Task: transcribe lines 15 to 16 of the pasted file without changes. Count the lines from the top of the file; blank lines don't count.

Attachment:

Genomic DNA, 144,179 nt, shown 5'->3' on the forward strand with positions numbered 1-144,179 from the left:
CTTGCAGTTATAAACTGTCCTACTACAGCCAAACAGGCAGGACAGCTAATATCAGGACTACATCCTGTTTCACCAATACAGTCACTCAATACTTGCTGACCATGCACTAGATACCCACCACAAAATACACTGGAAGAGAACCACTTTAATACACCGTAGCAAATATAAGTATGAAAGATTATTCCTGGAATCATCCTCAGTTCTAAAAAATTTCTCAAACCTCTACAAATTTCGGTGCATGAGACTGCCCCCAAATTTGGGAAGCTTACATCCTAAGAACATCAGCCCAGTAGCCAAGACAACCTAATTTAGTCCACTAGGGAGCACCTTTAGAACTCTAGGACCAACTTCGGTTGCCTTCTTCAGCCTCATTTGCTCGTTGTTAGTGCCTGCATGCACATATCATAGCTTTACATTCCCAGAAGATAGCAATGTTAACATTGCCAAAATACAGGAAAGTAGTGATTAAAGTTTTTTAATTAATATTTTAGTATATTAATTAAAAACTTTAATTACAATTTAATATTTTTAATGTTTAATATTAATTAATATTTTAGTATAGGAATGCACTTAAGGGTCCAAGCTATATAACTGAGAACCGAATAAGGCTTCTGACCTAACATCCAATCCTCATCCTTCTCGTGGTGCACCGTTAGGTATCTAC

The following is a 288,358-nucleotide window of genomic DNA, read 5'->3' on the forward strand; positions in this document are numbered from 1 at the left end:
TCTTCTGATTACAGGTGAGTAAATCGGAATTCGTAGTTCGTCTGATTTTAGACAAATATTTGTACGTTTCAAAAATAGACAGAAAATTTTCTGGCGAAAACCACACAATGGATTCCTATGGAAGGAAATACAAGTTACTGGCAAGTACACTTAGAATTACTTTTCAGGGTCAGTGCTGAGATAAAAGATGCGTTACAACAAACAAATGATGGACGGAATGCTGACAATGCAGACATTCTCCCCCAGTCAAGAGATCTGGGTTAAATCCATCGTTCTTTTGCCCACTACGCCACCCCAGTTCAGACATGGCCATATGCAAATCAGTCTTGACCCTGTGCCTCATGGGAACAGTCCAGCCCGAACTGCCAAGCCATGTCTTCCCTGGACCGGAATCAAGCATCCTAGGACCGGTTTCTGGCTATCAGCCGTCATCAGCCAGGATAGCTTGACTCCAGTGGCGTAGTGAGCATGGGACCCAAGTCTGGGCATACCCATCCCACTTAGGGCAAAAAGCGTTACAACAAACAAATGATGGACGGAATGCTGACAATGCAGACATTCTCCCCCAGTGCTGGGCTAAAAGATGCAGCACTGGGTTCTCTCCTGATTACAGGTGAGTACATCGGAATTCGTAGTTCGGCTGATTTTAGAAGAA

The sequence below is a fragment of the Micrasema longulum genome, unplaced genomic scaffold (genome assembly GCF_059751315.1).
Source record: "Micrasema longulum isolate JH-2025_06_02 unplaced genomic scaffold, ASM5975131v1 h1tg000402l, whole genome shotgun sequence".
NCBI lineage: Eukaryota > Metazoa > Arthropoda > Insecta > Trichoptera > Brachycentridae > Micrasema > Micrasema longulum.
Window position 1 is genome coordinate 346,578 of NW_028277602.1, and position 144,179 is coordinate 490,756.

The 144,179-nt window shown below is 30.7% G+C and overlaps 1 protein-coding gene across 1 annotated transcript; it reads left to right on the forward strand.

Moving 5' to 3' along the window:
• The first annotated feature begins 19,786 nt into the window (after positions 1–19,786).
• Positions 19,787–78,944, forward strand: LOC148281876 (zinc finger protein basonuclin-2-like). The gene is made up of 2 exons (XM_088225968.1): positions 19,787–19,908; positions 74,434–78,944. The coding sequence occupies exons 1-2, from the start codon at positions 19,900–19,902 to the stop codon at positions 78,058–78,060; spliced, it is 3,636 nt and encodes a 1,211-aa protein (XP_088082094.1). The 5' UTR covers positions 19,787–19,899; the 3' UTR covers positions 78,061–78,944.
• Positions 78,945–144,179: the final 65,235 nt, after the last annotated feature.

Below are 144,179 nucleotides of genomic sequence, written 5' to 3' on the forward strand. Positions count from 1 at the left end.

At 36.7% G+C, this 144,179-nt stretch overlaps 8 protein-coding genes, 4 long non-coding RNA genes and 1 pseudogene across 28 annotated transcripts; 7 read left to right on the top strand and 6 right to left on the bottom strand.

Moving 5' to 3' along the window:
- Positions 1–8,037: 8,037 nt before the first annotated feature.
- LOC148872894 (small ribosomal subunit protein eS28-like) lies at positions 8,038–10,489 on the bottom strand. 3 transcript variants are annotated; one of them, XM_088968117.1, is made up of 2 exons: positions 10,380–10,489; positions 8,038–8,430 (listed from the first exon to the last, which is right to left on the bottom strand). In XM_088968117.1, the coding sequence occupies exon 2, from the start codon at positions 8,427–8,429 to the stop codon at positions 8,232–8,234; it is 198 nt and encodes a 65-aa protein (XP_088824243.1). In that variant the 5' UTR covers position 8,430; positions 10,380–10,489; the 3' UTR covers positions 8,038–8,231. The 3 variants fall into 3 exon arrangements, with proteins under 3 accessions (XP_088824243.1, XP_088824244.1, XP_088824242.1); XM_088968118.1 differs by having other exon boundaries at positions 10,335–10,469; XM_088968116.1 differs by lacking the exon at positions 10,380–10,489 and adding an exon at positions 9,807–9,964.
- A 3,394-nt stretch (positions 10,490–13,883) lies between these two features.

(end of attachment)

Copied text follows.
At 36.7% G+C, this 144,179-nt stretch overlaps 8 protein-coding genes, 4 long non-coding RNA genes and 1 pseudogene across 28 annotated transcripts; 7 read left to right on the top strand and 6 right to left on the bottom strand.

Moving 5' to 3' along the window: